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Diageo’s Sinking Stock Price Could Make It a Takeover Target: Analyst

Diageo’s Sinking Stock Price Could Make It a Takeover Target: Analyst

Diageo’s Sinking Stock Price Could Make It a Takeover Target: Analyst

The party might be over, or at least morphing into a more sober event as many of the world’s leading drinks companies are reporting declining sales in their spirits divisions. Constellation Brands, Pernod Ricard, and LVMH have all reported a slump in consumer demand for scotch whisky, Cognac, bourbon, and other spirits, a marked reversal from the boom times during the height of the pandemic (as glib as that might sound, sales skyrocketed when people were staying home). Add Diageo, one of the biggest drinks companies in the world, to the list, and some analysts are even going so far as to predict a corporate takeover or acquisition if this trend continues.

Diageo is based in London, but has operations that virtually span the globe. The company is best known for its most high-profile brands, including Guinness, Tanqueray, and the many scotch distilleries that it owns like Lagavulin, Port Ellen, Talisker, and Mortlach. Diageo’s blended scotch brand Johnnie Walker outsells all of those combined by a wide margin, with high-end expressions like Blue Label at the pinnacle of the portfolio all the way down to the lowly Red Label. Here in the U.S., Bulleit and George Dickel are some of Diageo’s American whiskey assets. And in 2017 George Clooney and his partners sold Casamigos to the company for about a billion dollars, now a part of celebrity tequila lore.

According to the drinks business website Just Drinks, the value of Diageo’s stock has fallen over the past year. The reason for this, according to another article that appeared at the website the Spirits Business, is due to a combination of factors: a downturn in business in the Latin American and Caribbean markets, inflation, higher interest rates, and more sober-curious consumers turning from spirits to other low or no-alcohol options (Diageo does own the NA brand Seedlip, it should be noted). Those headwinds led to Russ Mould, the investment director at British firm AJ Bell to write last week about the low stock price: “That bargain valuation, at least relative to Diageo’s history, could make it a takeover target for an opportunistic rival with deep pockets or a private equity firm loaded up with cash to do deals.”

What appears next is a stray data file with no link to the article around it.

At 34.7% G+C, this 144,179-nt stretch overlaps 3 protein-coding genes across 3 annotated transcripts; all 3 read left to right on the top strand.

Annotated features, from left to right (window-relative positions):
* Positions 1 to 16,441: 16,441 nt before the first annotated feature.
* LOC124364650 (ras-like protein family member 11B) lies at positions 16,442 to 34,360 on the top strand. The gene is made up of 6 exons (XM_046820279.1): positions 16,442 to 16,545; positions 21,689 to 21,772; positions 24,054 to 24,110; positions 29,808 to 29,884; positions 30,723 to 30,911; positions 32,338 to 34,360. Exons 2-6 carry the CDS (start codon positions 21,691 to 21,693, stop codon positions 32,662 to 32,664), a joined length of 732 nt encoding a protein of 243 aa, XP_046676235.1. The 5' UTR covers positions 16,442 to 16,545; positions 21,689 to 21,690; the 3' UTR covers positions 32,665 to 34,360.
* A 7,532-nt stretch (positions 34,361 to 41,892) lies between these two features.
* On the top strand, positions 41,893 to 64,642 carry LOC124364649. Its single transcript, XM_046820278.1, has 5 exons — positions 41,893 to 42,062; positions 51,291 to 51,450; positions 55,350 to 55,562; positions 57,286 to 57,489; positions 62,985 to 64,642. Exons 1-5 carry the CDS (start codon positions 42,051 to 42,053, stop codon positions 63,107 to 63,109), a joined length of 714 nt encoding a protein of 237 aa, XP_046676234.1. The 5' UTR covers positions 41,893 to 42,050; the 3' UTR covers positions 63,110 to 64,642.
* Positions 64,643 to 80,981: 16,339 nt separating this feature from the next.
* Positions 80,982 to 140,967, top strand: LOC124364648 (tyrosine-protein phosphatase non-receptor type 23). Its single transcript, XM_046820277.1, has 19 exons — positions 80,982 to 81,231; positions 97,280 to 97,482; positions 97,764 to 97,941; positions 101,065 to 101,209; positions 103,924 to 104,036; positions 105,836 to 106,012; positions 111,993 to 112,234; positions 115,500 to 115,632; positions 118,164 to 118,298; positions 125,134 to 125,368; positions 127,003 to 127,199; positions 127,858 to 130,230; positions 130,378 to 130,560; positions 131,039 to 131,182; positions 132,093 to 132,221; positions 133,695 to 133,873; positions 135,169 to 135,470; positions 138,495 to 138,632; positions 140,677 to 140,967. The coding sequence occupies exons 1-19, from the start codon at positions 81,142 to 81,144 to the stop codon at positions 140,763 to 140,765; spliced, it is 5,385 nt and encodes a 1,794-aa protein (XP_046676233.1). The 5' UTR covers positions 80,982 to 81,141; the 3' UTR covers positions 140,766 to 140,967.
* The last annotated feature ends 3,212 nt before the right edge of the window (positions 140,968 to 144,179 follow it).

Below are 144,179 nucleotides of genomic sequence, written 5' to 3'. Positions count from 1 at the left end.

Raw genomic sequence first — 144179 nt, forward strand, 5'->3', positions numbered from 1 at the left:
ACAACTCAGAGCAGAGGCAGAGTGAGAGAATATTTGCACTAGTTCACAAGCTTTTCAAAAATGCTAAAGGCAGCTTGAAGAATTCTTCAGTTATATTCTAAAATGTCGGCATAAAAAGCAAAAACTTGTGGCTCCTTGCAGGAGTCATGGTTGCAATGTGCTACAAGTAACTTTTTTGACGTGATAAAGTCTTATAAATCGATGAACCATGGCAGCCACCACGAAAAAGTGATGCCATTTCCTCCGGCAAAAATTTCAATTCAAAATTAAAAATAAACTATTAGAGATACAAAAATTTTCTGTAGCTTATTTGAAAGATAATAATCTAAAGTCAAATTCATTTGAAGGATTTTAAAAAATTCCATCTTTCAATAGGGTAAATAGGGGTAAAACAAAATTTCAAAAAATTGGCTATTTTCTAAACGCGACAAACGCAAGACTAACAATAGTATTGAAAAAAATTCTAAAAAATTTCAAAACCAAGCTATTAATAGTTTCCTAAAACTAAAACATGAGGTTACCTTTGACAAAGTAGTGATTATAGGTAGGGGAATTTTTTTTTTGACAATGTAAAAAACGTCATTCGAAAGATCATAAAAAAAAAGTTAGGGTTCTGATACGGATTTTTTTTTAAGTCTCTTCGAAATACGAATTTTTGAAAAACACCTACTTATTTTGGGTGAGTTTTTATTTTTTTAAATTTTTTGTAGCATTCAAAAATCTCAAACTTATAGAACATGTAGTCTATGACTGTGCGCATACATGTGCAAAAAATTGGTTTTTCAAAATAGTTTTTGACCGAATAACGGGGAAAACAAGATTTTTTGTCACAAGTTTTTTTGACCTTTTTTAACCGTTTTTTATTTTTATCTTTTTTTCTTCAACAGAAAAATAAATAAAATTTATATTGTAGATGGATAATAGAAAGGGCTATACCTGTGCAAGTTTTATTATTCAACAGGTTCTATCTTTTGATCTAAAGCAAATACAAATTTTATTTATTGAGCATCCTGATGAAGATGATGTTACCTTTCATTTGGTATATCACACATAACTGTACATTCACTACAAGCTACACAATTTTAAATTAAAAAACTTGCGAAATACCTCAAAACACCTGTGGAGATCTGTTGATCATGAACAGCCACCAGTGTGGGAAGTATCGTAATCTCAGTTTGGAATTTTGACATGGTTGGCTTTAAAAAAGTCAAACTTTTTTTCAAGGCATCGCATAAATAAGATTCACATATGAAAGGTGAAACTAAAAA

As mentioned before, Diageo isn’t the only company facing tough times. LVMH reported a decrease of 12 percent in wine and spirits sales in the first quarter of 2024 as compared to the previous year, Pernod Ricard noted a slowdown in its Chinese and American markets, and even Brown-Forman, the company behind the whiskey behemoth that is Jack Daniel’s, had an 8 percent loss in its fourth quarter.

That certainly doesn’t mean that Diageo will be sold, and indeed the price might be prohibitive as the company is valued at more than $70 billion. Just Drinks eyes LVMH as the only company that could feasibly afford to acquire Diageo, but quotes an unnamed industry analyst as saying that it’s unlikely that would happen and that it could be carved up into various assets if it were to be sold. The more likely scenario is that Diageo could lighten its load by selling off certain brands or operations over the coming year or two, as it did recently when it sold Guinness Nigeria (the first Guinness brewery to operate outside of Ireland when it opened in 1963).

According to CEO Debra Crow, Diageo will still focus on “premiumization” even though consumers might be looking for cheaper options. “What I would say is consumers are being smart about how they shop,” she said at a January news conference according to Just Drinks. “[But] we believe in premiumization. The U.S. market is a good example of this super-premium-plus price. That’s what’s growing. If you look at premium and below, it’s actually in decline.” That means that the company is not about to get rid of its luxury single malt expressions, like the high-end Rare & Exceptional releases that include Port Ellen Gemini 44-year-old, the Prima & Ultima Collection, and Diageo Special Releases. The hope is that, even during tough times, well-heeled consumers will continue to seek out these luxury offerings.

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